A22 Sorcin rescues ca (II) dysregulation and endoplasmic reticulum stress in huntington’s disease


    loading  Checking for direct PDF access through Ovid

Abstract

BackgroundSorcin is an essential penta-EF hand Ca (II) -binding protein, able to reduce Endoplasmic Reticulum (ER) stress and cell death. X-ray apo and Ca (II)-bound Sorcin structures showed that Ca (II) binding to EF1–3 hands promotes a large conformational change and the exposure of molecular surfaces through which Sorcin interacts with Ryanodine receptors (RYR), Sarco/ER Ca (II)-ATPase (SERCA), Na (I)-Ca (II) exchanger and regulates Ca (II) fluxes.AimsSorcin is one of the most expressed Ca (II)-binding proteins in the human brain, and is hypothesized to be involved in neurodegenerative diseases. We aim at demonstrating that Sorcin in brain counteracts the increased cytosolic Ca (II) levels associated with neurodegeneration and that for this reason it is overexpressed in HD (Huntington’s Disease).MethodsWe identified Sorcin interactors by colocalization, coIP and SPR experiments, analysed Ca (II) currents and mitochondria-associated ER membranes (MAMs) and measured Sorcin expression in many biological samples by RT-PCR and Western Blot.ResultsSorcin interacts in a Ca (II)-dependent manner with RYR; it increases both SERCA- and RYR-dependent ER Ca (II) currents and mitochondrial Ca (II) transients; Sorcin increases the number of short MAMs, essential for mitochondrial Ca (II) intake, disrupted in most neurodegenerative diseases, and is able to interact with proteins involved in the Unfolded Protein Response, i.e. ATF6, eIF2a and Sigma1R, localized in MAM. Finally, we found increased Sorcin expression levels in fibroblasts from HD patients and post-mortem cortex tissue of HD subjects.ConclusionsOur preliminary results show that sorcin, which controls Ca (II) flux across cell compartments, is overexpressed in neurons to counteract Ca (II) unbalance caused by HD. These findings indicate that Sorcin is a novel, promising HD marker and represents a defence from cellular stress dependent on neurodegeneration.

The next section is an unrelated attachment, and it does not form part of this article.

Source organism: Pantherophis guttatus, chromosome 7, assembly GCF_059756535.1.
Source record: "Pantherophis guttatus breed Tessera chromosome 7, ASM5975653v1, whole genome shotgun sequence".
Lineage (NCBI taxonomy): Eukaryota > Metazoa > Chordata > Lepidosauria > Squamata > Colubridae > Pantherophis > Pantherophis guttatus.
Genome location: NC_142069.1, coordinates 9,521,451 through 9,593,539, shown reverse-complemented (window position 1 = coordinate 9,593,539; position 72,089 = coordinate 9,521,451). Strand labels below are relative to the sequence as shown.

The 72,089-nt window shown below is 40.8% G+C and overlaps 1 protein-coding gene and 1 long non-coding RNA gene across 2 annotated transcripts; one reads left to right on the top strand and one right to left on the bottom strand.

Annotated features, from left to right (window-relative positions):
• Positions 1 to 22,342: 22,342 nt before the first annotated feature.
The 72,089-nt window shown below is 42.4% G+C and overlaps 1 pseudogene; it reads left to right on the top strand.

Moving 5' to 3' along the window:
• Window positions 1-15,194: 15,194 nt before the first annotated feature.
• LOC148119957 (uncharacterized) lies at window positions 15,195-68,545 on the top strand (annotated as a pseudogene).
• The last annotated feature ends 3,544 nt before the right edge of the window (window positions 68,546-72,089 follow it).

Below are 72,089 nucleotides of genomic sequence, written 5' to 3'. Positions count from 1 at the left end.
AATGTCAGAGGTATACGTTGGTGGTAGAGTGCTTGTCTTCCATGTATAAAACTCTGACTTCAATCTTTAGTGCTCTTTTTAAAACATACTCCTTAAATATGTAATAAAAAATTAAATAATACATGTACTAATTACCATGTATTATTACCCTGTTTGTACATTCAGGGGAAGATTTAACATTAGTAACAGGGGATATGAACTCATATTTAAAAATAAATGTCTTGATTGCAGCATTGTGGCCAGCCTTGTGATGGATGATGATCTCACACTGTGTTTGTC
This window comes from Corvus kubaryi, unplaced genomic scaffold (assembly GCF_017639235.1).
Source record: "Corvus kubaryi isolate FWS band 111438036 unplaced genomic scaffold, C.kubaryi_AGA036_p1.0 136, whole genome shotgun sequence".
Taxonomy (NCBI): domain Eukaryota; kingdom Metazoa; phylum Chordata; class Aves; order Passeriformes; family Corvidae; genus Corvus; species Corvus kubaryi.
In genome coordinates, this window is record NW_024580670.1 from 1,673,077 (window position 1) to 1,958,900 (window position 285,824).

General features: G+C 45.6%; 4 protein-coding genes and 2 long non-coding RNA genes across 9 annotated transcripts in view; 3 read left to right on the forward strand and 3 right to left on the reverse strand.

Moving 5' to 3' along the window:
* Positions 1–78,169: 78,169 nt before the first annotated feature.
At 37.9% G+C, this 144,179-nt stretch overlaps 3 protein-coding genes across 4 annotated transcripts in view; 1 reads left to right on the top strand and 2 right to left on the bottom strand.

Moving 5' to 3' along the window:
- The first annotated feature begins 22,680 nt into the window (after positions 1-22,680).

loading  Loading Related Articles